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Development. 2000 Feb;127(3):533-42.

Formation of corneal endothelium is essential for anterior segment development - a transgenic mouse model of anterior segment dysgenesis.

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  • 1Department of Ophthalmology, University of Missouri-Columbia, Columbia, MO 65212, USA.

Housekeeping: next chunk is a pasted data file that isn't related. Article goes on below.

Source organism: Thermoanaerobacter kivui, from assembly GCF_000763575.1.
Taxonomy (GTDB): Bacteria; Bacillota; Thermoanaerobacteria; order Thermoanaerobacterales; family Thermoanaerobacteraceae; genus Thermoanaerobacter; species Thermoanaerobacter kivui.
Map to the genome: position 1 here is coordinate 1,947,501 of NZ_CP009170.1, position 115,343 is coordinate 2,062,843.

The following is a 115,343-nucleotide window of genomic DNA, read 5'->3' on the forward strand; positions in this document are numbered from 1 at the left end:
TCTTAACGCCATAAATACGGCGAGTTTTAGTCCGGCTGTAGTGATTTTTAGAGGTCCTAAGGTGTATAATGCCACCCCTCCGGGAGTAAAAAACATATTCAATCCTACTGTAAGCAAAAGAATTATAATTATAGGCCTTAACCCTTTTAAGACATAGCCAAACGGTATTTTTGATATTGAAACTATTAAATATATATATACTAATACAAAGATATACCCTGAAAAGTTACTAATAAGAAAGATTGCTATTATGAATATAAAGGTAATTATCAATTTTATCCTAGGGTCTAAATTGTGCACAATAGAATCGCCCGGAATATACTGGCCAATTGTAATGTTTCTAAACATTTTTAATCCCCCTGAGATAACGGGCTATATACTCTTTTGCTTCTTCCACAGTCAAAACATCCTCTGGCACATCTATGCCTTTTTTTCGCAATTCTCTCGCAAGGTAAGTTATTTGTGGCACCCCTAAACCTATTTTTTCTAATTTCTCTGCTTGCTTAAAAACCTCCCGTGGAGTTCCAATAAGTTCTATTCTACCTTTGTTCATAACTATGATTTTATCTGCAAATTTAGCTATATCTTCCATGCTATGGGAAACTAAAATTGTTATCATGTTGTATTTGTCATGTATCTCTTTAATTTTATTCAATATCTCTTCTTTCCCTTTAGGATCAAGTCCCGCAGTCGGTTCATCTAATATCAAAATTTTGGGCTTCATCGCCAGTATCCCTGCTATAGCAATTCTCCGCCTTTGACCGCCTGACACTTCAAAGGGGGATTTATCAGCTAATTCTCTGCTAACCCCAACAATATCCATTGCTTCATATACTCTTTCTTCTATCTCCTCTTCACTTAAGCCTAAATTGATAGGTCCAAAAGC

The anterior segment of the vertebrate eye is constructed by proper spatial development of cells derived from the surface ectoderm, which become corneal epithelium and lens, neuroectoderm (posterior iris and ciliary body) and cranial neural crest (corneal stroma, corneal endothelium and anterior iris). Although coordinated interactions between these different cell types are presumed to be essential for proper spatial positioning and differentiation, the requisite intercellular signals remain undefined. We have generated transgenic mice that express either transforming growth factor (alpha) (TGF(alpha)) or epidermal growth factor (EGF) in the ocular lens using the mouse (alpha)A-crystallin promoter. Expression of either growth factor alters the normal developmental fate of the innermost corneal mesenchymal cells so that these cells often fail to differentiate into corneal endothelial cells. Both sets of transgenic mice subsequently manifest multiple anterior segment defects, including attachment of the iris and lens to the cornea, a reduction in the thickness of the corneal epithelium, corneal opacity, and modest disorganization in the corneal stroma. Our data suggest that formation of a corneal endothelium during early ocular morphogenesis is required to prevent attachment of the lens and iris to the corneal stroma, therefore permitting the normal formation of the anterior segment.

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